Corvallis-Albany Farmers’ Markets
LOCATIONS: 1st & Jackson in Corvallis, 4th & Ellsworth in Albany
DAYS/HOURS: Corvallis — Saturdays 9 am–1 pm (4/14– 11/17/12) and Wednesdays 9 am–1 pm (4/18 – 11/21/12)
Albany — Saturdays 9 am–1 pm (4/14–11/17/12)
PHONE NUMBER: 541-740-1542
WEB SITE: www.locallygrown.org
ADDRESS: PO Box 2602, Corvallis OR 97339
MARKET DIRECTOR: Rebecca Landis
YEARS IN BUSINESS: Corvallis Wednesday market – 31 years, Corvallis Saturday market – 21 years, Albany market – 34 years
WHAT THEY SELL: Vegetables, fruit, grains, dried beans, mushrooms, meat, cheese, eggs, honey, bread, nursery plants, seeds, cut flowers, and prepared foods
WHY YOU SHOULD GO: The Farmers’ Market is a special event, since there’s always something new. The variety of offerings is remarkable – and delicious!
Want to know where your food comes from? Want to chat with a farmer? Then visit the Corvallis-Albany Farmers’ Markets. Held Wednesdays and Saturdays in Corvallis and Saturday in Albany, the markets are a great place to connect with local farmers, select farm-fresh seasonal produce, enjoy some homegrown music, and socialize.
Rebecca, what is the primary goal of the Farmers’ Markets? The goal of the markets is to create highly visible and vibrant community gathering places where local agricultural producers can sell directly to consumers. Markets are actually collections of small independent businesses, many of which had no foothold in the national and global food system that evolved starting in the mid 20th century.
What is “farm direct marketing”? Farm direct marketing means products sold at our markets are grown by the farmers and their workers with no “middle person.” It is the opposite of resale, where food changes hands one or more times, and there is no direct connection between farms and consumers. We also provide advice to farmers pursuing other forms of farm direct marketing, such as Community Supported Agriculture boxes, farm stands and buying clubs. Another key policy is how we define “local.” We limit our geographic region to six counties: Benton, Lane, Lincoln, Linn, Marion, and Polk.
Are there others who use this six-county area to define “local”? Yes, the First Alternative Co-op adopted the market’s geographic region for their “Local 6” program. Not all of the Co-op’s Local 6 products are farm direct, because Local 6 also recognizes local processing.
Are there any non-farm items sold at the market? There are a limited number of restaurant booths and baked goods available so patrons can enjoy a delicious breakfast or snack while they shop. The beautiful farm displays make you hungry, so without a little prepared food on site people would have to leave too quickly. We allocate most of our space to farms, and these exception vendors are selected based partly on ingredient sourcing.
How did the farmers’ markets in Corvallis and Albany develop? Farmers’ markets have had a presence in the Corvallis/Albany area since 1978. The current Corvallis Saturday market began in 1991 when Ron Spisso, who was new to Corvallis, worked with local farmers to get the market going. After four years, the volunteers running the market felt it had expanded enough to hire staff, and I was hired as the market director in 1995. At that time 14 vendors was a big day. Compare that to the 55 vendors at last Saturday’s market!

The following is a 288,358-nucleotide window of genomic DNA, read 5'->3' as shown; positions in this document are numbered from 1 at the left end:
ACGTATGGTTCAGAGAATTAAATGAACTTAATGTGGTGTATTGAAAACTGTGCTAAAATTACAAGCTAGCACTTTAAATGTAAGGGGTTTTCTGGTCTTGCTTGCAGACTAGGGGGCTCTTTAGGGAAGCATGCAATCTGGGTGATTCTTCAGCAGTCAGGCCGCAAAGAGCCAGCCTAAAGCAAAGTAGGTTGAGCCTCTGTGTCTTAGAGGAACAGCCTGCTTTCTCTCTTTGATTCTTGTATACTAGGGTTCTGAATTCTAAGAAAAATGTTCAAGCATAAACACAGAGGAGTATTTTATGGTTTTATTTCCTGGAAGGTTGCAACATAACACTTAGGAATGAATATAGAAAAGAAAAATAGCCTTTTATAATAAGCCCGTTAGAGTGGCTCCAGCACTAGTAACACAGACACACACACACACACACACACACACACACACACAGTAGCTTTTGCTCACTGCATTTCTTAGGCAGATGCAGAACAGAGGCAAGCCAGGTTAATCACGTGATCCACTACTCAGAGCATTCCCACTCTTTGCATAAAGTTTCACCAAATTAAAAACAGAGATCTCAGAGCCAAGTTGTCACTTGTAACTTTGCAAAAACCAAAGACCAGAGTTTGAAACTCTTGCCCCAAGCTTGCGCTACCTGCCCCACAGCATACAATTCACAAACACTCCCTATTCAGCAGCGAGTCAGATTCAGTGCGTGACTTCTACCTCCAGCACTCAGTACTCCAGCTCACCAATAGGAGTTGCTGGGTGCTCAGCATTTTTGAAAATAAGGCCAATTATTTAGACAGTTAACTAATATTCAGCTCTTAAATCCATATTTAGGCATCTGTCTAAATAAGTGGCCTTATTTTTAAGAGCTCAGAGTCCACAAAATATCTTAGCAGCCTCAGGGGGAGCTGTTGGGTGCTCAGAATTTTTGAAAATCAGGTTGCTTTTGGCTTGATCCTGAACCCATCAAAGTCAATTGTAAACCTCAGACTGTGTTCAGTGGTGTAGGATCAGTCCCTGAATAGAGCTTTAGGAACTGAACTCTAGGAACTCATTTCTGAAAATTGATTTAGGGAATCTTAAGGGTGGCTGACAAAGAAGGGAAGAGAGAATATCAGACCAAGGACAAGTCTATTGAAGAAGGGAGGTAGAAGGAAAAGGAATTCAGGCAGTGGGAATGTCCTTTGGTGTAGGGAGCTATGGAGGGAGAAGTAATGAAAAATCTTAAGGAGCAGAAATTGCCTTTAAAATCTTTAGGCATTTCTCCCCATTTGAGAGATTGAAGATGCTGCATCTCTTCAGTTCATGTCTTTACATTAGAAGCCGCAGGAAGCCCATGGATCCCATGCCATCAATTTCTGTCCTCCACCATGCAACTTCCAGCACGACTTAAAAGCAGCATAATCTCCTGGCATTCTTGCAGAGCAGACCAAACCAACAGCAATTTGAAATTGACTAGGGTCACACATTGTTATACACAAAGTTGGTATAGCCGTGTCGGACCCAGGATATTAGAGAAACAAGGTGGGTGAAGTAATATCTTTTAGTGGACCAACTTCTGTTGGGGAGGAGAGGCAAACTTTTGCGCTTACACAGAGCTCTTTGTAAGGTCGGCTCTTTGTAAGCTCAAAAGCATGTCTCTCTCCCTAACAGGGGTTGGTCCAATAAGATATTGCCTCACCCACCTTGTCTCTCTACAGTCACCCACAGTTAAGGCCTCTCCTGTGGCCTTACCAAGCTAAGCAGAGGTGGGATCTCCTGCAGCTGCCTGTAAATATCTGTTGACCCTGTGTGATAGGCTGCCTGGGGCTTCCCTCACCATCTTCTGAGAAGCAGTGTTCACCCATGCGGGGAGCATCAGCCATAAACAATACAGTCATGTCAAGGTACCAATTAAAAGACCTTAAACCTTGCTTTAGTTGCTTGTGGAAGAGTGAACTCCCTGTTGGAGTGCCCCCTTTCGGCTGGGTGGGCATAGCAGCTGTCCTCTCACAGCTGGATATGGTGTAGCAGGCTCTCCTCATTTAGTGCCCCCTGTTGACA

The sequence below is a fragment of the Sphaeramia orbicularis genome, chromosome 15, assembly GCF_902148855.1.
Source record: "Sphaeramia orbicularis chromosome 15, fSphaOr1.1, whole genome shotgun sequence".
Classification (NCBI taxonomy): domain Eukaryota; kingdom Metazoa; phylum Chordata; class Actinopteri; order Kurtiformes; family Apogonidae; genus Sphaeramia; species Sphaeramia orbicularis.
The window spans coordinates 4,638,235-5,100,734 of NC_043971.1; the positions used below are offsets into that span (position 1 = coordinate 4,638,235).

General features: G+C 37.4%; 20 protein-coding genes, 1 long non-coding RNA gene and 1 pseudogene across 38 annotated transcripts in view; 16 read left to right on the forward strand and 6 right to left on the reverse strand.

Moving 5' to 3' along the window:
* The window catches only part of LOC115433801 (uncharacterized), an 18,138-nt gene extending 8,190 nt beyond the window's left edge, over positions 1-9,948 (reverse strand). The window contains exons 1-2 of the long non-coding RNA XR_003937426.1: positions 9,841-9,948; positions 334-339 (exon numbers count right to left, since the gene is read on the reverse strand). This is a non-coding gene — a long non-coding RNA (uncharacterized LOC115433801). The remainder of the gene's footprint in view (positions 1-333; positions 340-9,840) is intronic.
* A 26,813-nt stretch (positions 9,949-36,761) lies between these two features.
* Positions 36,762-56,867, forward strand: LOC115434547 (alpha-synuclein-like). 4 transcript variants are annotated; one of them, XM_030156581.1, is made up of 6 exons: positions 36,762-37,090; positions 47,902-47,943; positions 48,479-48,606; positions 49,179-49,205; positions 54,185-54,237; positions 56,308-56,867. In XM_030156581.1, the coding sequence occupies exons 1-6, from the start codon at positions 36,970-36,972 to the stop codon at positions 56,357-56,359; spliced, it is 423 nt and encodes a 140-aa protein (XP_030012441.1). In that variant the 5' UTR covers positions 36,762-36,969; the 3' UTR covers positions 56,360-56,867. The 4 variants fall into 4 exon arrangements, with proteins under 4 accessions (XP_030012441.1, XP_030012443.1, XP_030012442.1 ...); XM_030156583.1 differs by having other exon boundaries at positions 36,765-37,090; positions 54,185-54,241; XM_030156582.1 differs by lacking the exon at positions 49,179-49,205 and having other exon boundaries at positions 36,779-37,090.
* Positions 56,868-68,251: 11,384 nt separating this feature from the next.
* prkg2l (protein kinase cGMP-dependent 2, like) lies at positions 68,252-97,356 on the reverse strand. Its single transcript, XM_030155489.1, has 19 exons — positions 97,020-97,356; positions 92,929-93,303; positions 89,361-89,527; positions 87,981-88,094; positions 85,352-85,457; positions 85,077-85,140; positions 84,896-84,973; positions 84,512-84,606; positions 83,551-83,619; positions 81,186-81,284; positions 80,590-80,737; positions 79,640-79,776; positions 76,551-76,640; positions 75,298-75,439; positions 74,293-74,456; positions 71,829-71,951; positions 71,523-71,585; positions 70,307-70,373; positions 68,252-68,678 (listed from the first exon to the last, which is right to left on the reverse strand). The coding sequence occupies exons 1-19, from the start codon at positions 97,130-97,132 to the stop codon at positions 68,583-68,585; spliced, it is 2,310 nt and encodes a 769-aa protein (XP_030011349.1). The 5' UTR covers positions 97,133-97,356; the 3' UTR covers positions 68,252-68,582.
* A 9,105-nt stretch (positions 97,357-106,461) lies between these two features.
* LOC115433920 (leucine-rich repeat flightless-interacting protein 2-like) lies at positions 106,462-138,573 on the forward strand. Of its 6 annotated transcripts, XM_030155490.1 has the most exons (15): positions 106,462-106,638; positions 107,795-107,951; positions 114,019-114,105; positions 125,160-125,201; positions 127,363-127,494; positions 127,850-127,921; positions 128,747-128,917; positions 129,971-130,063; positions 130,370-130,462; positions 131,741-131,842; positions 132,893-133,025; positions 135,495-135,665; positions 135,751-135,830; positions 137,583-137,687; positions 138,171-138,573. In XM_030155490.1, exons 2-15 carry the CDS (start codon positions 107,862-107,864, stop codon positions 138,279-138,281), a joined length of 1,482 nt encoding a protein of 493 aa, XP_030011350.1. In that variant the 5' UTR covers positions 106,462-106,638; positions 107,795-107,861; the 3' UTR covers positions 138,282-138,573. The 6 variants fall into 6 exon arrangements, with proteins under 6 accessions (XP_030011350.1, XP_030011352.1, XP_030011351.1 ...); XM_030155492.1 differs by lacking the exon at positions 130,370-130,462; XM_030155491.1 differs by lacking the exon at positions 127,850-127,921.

Are farmers involved in decision-making for the Farmers’ Market? In 1998 the Albany and Corvallis markets came together to form the Corvallis-Albany Farmers’ Markets, which is now a 501(c)(6) non-profit organization. The CAFM is overseen by a 10-member board, seven of whom must be farmers. The remainder of the board can be made up of community members, but currently we have one non-vendor. Close contact with farmers is essential to create a market that provides a functional service to farmers.
In addition to offering produce fresh from the farm, how does the Farmers’ Market serve the community? Community members who are backyard growers can sell their excess produce at the community table. Also, we try to make it as easy as possible for people to make purchases at the market. Oregon Trail cardholders can use their cards to purchase tokens they can use in place of cash at vendors’ booths. In fact, any cash-free market patron can use a debit card to purchase tokens, and local restaurants can use debit cards to purchase tokens, saving them from creating a separate invoice for each vendor. This makes it a lot easier for them to manage their books. Another service of the market is that community groups are invited to have informational tables or activities at the market.
Will there still be a reason to visit the market as the weather gets colder? Absolutely! The market runs until the Wednesday before Thanksgiving so you can purchase almost everything you need for your holiday dinner right here.
(Interview and article by Kate Lindburg – October 14, 2012)
The Local Business of the Week program is designed to help the Corvallis community identify our locally-owned independent businesses by featuring one business each week. The program is part of the Buy Local First campaign co-sponsored by the Corvallis Sustainability Coalition and the Corvallis Independent Business Alliance.